Ken B said...

It matters what a culture valorizes. For too much of history we have have lauded mystics, scolds, preachers. For a while we lauded engineers, inventors,scientists. Or some of us did; not Mailer and not Althouse.

People forget too one of Kennedy's goals: prestige in the Cold War. Winning the Cold War was not a foregone conclusion, and prestige and aspiration matter in such things.

The odd thing is that the culture that self-styled “poets” like Mailer would have given us would have been infinitely less poetic.

Paco Wové said...

I'm old enough to remember the first moon landing; in fact, it is the earliest memory of a public event that I have. I was about 6 and a half at the time. As far as I was concerned, it was the coolest thing imaginable.

Paco Wové said...

Fifty years on, Neil Armstrong is so much cooler than Norman Mailer. What a dreary little scribbler!

narciso said...

Indeed, and the R 7 booster, was a signifier that the Soviets could wipeout our advantage, of being separated by oceans, of course kennedy came to power in large measure because of the snafu that enabled sputnik, and the nonexistent 'missile gap' that was hidden by classified info, failsafe and 'red alert' which later became 'Strangelove' suggested a futility of the notion of fighting the cold war aggressively,

Angle-Dyne, Samurai Buzzard said...

Paco: Fifty years on, Neil Armstrong is so much cooler than Norman Mailer. What a dreary little scribbler!

I thought a lot of dumb things when I was young, and admired "cool" writers who a few years later I would recognize for the fools and frauds they were.

But one thing I can credit my dumb young self with: I always knew that Neil Armstrong was way way cooler than Norman Mailer could ever dream of being.

LYNNDH said...

I really don't remember much if any about the landings. I was aboard ship, might have been at sea even. No TV's then, or computers.
This idea that it was done because it was there is a Human trait. If not for that trait we would not have civilization. Not the computers, or chips, or most of what we eat. Nothing.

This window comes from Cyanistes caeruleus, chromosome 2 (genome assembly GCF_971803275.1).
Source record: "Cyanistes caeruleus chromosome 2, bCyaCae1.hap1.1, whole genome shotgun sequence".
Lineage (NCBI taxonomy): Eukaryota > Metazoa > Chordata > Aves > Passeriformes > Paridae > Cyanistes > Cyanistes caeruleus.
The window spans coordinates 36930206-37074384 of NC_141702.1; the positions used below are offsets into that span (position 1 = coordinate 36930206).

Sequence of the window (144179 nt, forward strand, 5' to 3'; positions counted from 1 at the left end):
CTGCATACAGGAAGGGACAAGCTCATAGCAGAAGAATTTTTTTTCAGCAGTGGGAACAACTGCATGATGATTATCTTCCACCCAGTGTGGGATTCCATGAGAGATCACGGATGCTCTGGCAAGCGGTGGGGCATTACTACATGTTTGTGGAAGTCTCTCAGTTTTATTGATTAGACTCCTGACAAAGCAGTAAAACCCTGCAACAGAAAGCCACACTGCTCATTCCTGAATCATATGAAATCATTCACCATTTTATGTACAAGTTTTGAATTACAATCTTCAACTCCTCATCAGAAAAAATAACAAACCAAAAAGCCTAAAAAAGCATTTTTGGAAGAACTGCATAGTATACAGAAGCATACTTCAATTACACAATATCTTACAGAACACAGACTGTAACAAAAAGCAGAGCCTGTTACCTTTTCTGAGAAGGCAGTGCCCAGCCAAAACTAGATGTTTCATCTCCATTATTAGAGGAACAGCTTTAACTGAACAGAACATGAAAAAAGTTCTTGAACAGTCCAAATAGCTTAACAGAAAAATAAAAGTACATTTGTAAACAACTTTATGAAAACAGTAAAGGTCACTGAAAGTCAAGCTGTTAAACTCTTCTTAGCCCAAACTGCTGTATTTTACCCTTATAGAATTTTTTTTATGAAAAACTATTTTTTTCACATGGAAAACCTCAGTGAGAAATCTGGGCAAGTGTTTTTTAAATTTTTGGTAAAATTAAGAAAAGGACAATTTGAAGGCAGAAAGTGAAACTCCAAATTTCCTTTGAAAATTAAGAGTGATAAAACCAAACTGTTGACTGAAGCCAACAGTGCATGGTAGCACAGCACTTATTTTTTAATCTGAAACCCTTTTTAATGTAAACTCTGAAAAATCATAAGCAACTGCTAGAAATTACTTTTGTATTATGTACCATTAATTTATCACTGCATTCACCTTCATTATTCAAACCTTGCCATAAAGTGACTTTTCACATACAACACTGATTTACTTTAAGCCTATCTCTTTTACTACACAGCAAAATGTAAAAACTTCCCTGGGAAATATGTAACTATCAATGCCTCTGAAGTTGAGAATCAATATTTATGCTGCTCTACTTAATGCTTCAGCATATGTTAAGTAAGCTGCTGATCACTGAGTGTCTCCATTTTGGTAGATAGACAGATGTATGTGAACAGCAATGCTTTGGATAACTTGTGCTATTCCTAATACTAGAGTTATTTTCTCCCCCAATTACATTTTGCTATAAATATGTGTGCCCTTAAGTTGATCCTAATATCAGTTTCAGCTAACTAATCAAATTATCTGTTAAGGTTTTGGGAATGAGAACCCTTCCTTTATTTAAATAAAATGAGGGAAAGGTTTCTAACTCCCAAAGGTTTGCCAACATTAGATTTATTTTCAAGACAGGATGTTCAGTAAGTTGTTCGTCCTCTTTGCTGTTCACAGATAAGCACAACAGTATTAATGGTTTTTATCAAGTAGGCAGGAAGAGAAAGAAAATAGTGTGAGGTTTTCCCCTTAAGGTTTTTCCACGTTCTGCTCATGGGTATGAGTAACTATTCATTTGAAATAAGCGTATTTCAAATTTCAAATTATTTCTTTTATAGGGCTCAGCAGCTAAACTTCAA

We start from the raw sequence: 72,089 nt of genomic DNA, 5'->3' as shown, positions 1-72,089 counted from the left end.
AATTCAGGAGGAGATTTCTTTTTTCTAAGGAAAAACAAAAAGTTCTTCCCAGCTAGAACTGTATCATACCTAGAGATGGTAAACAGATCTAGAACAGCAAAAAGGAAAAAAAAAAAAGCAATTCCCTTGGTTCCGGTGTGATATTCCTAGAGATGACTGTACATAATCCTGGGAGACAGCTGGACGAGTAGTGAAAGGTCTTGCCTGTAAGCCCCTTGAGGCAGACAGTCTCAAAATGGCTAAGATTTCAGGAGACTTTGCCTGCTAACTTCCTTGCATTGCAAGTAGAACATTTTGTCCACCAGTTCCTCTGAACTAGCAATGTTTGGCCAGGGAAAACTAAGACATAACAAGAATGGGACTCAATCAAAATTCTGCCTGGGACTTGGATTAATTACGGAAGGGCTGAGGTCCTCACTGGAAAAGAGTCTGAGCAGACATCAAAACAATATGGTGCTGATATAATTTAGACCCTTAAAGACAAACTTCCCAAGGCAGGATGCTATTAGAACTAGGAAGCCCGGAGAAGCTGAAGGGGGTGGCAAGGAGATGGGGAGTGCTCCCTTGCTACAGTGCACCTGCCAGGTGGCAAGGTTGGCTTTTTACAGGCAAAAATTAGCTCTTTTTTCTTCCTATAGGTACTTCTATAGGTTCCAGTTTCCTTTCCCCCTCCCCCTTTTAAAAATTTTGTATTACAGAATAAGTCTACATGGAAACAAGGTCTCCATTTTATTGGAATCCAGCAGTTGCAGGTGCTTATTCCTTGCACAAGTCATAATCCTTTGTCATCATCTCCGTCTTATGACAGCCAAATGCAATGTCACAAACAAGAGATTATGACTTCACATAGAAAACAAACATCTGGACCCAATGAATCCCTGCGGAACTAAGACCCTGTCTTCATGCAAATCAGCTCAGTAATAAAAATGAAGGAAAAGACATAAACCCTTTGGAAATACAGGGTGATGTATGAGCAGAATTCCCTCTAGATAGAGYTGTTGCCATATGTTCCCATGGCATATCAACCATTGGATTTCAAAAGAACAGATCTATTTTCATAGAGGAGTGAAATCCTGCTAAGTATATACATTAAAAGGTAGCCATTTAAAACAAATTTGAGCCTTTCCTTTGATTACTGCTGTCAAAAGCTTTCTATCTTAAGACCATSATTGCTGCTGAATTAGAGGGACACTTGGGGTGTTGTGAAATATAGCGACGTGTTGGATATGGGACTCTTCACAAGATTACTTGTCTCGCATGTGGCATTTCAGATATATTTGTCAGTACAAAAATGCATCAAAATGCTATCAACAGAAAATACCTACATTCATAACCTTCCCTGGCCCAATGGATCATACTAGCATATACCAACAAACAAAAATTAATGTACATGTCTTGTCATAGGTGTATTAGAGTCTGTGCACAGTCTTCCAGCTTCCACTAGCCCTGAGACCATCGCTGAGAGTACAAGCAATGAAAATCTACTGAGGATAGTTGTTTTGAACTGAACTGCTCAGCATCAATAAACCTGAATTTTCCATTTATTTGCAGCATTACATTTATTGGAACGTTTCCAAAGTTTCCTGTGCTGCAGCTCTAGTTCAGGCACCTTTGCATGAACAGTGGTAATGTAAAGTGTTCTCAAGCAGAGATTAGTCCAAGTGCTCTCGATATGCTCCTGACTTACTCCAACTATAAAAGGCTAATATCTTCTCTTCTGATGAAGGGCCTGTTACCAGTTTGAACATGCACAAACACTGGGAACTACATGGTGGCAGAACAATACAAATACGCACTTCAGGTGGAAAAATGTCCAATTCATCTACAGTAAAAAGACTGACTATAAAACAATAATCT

Seems like that is what some want now, to go back and undo civilization.

Angle-Dyne, Samurai Buzzard said...

In fact, there wasn't anybody at NASA in those days who wasn't cooler than Norman Mailer.

Beasts of England said...

And now you'll have to excuse me, as I'm headed back to 'Rocket City USA' for a series of parties in commemoration of the greatest accomplishment in history. Hopefully the clouds will pass and we'll have a clear view of the moon in the shadow of Saturn / Apollo flight hardware on static display at the Space and Rocket Center. Godspeed.

Rabel said...

Paglia was right.

wholelottasplainin' said...
This comment has been removed by the author.
Tommy Duncan said...

...he wished that all men, including astronauts, be poets and philosophers."

The classic ideal young Greek man could fight a battle, debate public policy, toss a discus, write a poem and intelligently discuss the meaning of life. Such toxically masculine men would be lost on today's college campuses.

stevew said...

Who contributed more to the depth and breadth of human experience: the folks that got astronauts from here to the moon and back, or the thinkers, like Mailer, that published complaints about it? Evidence from the last 50 years indicates it is the former.

Michael K said...

I thought you hated refugees and non-white immigrants.

No, just commies like you. I don't hate you,. I just laugh at you trying to be a big boy, Nobody knows how many died under the NVA after 1975 but it was a lot and all the fault of the 1974 Democrats who whooped and hollered as the NVA rolled over people we had promised to support as we left.

CWJ said...

This is perhaps the most content dense Althouse post I've read. I may repeatedly come back to comment further, but I'll just begin by saying that any suggestion that the moon landing and Woodstock deserved the slightest equivalency is obscene. Both important in their separate ways, yes. Both significant, yes. But to imply any sort of equivalence, even countervailing equivalence, is shallow social signalling.

Ralph L said...

On a recent TV show about rockets, the chief Soviet scientist was having trouble getting funding, so he created some fake news that they were launching a new program. Ike responded with his own announcement, which the Soviet leaders saw. He got his funding, and everyone got ICBMs to worry about.

I would think that story would have been more famous, so I don't know if it's true, but I doubt we'd ever have sent men to the moon without the Cold War.

LuAnn Zieman said...

I associate Mailer with The Executioner's Song, which I thought was well written. But then there was the Jack Abbott affair, which showed a lack of judgment on Mailer's part, especially as there had been signs previous to Abbott's release from prison that he was a risk. Separating the writer from the man is sometimes difficult. I guess it's the same in politics.

wholelottasplainin' said...

Andrew said...
A much better commentary (including observations about the liberal counter-reaction) is here: